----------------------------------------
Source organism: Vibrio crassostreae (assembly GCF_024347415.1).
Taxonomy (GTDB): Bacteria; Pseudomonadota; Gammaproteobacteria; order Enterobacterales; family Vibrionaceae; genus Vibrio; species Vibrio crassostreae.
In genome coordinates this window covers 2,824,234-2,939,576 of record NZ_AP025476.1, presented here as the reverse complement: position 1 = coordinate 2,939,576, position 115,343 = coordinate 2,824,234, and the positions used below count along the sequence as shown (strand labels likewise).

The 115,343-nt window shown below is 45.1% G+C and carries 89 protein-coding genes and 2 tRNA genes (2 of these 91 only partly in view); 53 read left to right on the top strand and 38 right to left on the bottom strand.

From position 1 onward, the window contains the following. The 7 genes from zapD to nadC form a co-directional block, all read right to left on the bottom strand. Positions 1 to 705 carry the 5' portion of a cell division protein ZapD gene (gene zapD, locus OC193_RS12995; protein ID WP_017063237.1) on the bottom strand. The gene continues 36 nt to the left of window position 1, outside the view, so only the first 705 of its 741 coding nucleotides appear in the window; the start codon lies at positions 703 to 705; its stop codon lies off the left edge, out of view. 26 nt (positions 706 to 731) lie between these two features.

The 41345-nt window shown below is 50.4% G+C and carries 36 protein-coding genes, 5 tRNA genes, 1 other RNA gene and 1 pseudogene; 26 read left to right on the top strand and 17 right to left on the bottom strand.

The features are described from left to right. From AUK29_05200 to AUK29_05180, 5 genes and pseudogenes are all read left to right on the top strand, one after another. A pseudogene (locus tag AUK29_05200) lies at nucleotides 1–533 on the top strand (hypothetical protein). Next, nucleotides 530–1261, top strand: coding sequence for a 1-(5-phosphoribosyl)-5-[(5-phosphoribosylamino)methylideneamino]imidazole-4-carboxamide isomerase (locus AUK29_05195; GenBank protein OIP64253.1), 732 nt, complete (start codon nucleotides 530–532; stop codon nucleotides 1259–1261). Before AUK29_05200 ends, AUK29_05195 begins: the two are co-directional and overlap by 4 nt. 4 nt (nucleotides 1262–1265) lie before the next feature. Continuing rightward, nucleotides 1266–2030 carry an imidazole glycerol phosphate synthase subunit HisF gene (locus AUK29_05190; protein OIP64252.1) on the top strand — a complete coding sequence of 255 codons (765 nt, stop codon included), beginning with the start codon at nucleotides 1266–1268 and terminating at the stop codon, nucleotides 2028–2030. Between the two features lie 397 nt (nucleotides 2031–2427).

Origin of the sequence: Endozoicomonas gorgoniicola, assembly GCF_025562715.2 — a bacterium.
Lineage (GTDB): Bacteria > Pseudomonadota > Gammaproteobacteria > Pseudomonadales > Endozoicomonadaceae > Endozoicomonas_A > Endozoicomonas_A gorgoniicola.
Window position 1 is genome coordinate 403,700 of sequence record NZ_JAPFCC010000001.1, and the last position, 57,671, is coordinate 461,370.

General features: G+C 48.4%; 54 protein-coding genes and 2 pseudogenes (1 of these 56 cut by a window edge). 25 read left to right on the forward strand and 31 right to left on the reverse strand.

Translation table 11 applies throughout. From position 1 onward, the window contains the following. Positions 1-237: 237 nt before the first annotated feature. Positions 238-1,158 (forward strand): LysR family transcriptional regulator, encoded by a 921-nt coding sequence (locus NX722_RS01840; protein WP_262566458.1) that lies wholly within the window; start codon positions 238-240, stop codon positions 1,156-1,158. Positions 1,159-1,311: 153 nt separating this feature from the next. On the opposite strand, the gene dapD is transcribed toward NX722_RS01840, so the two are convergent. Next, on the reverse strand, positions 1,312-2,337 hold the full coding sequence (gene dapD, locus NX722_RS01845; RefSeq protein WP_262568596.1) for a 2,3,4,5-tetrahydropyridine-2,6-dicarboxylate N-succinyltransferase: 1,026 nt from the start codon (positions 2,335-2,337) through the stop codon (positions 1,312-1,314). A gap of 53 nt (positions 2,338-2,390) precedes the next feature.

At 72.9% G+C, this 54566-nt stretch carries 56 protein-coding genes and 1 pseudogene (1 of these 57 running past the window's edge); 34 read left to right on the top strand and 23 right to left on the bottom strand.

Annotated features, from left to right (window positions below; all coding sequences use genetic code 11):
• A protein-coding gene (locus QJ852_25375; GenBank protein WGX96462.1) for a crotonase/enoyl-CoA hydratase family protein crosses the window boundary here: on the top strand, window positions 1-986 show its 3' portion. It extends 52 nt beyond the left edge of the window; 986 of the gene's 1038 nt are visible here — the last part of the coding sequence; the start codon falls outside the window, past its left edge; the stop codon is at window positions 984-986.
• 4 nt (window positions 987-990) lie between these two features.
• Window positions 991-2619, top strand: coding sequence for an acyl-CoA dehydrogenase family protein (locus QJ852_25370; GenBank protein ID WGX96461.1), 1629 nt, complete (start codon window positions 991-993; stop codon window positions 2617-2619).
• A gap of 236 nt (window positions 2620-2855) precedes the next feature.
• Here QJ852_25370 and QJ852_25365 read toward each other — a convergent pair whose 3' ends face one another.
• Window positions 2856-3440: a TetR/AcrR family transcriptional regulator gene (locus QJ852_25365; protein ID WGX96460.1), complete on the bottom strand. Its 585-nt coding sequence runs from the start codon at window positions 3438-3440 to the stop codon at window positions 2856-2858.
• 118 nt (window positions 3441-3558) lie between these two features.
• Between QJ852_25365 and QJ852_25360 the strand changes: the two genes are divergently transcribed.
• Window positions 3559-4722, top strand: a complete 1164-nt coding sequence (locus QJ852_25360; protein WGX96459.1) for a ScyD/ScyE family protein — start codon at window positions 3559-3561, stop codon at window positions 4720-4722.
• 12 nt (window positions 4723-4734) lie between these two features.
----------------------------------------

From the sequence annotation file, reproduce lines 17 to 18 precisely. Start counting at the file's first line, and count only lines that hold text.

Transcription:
• Window positions 991-2619, top strand: coding sequence for an acyl-CoA dehydrogenase family protein (locus QJ852_25370; GenBank protein ID WGX96461.1), 1629 nt, complete (start codon window positions 991-993; stop codon window positions 2617-2619).
• A gap of 236 nt (window positions 2620-2855) precedes the next feature.